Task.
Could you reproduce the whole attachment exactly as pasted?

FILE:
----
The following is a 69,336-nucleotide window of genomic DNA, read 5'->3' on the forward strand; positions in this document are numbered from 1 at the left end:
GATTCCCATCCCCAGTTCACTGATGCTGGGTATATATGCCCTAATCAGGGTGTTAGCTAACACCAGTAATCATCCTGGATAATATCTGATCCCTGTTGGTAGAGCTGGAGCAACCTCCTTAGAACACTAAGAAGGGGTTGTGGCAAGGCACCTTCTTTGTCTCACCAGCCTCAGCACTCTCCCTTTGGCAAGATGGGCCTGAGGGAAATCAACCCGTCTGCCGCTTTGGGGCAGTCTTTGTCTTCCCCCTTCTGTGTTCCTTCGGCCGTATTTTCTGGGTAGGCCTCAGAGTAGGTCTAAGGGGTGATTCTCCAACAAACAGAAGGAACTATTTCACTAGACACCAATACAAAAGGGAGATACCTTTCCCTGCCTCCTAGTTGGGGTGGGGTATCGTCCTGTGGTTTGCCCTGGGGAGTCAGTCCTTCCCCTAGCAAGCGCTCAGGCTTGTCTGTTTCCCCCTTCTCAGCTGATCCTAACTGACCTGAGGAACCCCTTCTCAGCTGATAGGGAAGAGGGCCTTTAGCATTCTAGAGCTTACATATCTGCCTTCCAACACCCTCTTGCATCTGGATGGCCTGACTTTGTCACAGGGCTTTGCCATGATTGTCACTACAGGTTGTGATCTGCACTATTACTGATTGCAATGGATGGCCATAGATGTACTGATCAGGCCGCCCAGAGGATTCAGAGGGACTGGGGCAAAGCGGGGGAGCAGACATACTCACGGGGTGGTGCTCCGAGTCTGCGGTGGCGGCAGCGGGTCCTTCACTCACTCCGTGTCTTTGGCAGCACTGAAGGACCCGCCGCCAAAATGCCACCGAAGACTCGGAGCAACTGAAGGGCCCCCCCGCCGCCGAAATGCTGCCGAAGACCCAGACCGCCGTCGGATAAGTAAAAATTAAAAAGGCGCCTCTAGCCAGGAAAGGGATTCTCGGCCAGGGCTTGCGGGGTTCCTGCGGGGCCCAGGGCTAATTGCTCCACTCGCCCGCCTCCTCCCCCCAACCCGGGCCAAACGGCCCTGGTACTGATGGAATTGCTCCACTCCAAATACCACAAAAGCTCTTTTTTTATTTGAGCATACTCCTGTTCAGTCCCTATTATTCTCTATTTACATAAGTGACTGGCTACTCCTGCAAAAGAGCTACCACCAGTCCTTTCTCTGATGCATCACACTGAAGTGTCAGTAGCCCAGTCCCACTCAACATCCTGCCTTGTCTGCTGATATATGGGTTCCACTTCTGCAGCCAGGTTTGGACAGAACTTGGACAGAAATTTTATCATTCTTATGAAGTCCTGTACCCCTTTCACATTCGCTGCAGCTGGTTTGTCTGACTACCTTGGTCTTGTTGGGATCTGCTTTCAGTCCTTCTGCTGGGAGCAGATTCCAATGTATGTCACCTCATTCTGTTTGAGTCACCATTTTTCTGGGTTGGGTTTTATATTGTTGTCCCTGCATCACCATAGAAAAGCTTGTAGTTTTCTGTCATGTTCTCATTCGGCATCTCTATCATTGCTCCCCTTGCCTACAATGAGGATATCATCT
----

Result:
The following is a 69,336-nucleotide window of genomic DNA, read 5'->3' on the forward strand; positions in this document are numbered from 1 at the left end:
GATTCCCATCCCCAGTTCACTGATGCTGGGTATATATGCCCTAATCAGGGTGTTAGCTAACACCAGTAATCATCCTGGATAATATCTGATCCCTGTTGGTAGAGCTGGAGCAACCTCCTTAGAACACTAAGAAGGGGTTGTGGCAAGGCACCTTCTTTGTCTCACCAGCCTCAGCACTCTCCCTTTGGCAAGATGGGCCTGAGGGAAATCAACCCGTCTGCCGCTTTGGGGCAGTCTTTGTCTTCCCCCTTCTGTGTTCCTTCGGCCGTATTTTCTGGGTAGGCCTCAGAGTAGGTCTAAGGGGTGATTCTCCAACAAACAGAAGGAACTATTTCACTAGACACCAATACAAAAGGGAGATACCTTTCCCTGCCTCCTAGTTGGGGTGGGGTATCGTCCTGTGGTTTGCCCTGGGGAGTCAGTCCTTCCCCTAGCAAGCGCTCAGGCTTGTCTGTTTCCCCCTTCTCAGCTGATCCTAACTGACCTGAGGAACCCCTTCTCAGCTGATAGGGAAGAGGGCCTTTAGCATTCTAGAGCTTACATATCTGCCTTCCAACACCCTCTTGCATCTGGATGGCCTGACTTTGTCACAGGGCTTTGCCATGATTGTCACTACAGGTTGTGATCTGCACTATTACTGATTGCAATGGATGGCCATAGATGTACTGATCAGGCCGCCCAGAGGATTCAGAGGGACTGGGGCAAAGCGGGGGAGCAGACATACTCACGGGGTGGTGCTCCGAGTCTGCGGTGGCGGCAGCGGGTCCTTCACTCACTCCGTGTCTTTGGCAGCACTGAAGGACCCGCCGCCAAAATGCCACCGAAGACTCGGAGCAACTGAAGGGCCCCCCCGCCGCCGAAATGCTGCCGAAGACCCAGACCGCCGTCGGATAAGTAAAAATTAAAAAGGCGCCTCTAGCCAGGAAAGGGATTCTCGGCCAGGGCTTGCGGGGTTCCTGCGGGGCCCAGGGCTAATTGCTCCACTCGCCCGCCTCCTCCCCCCAACCCGGGCCAAACGGCCCTGGTACTGATGGAATTGCTCCACTCCAAATACCACAAAAGCTCTTTTTTTATTTGAGCATACTCCTGTTCAGTCCCTATTATTCTCTATTTACATAAGTGACTGGCTACTCCTGCAAAAGAGCTACCACCAGTCCTTTCTCTGATGCATCACACTGAAGTGTCAGTAGCCCAGTCCCACTCAACATCCTGCCTTGTCTGCTGATATATGGGTTCCACTTCTGCAGCCAGGTTTGGACAGAACTTGGACAGAAATTTTATCATTCTTATGAAGTCCTGTACCCCTTTCACATTCGCTGCAGCTGGTTTGTCTGACTACCTTGGTCTTGTTGGGATCTGCTTTCAGTCCTTCTGCTGGGAGCAGATTCCAATGTATGTCACCTCATTCTGTTTGAGTCACCATTTTTCTGGGTTGGGTTTTATATTGTTGTCCCTGCATCACCATAGAAAAGCTTGTAGTTTTCTGTCATGTTCTCATTCGGCATCTCTATCATTGCTCCCCTTGCCTACAATGAGGATATCATCT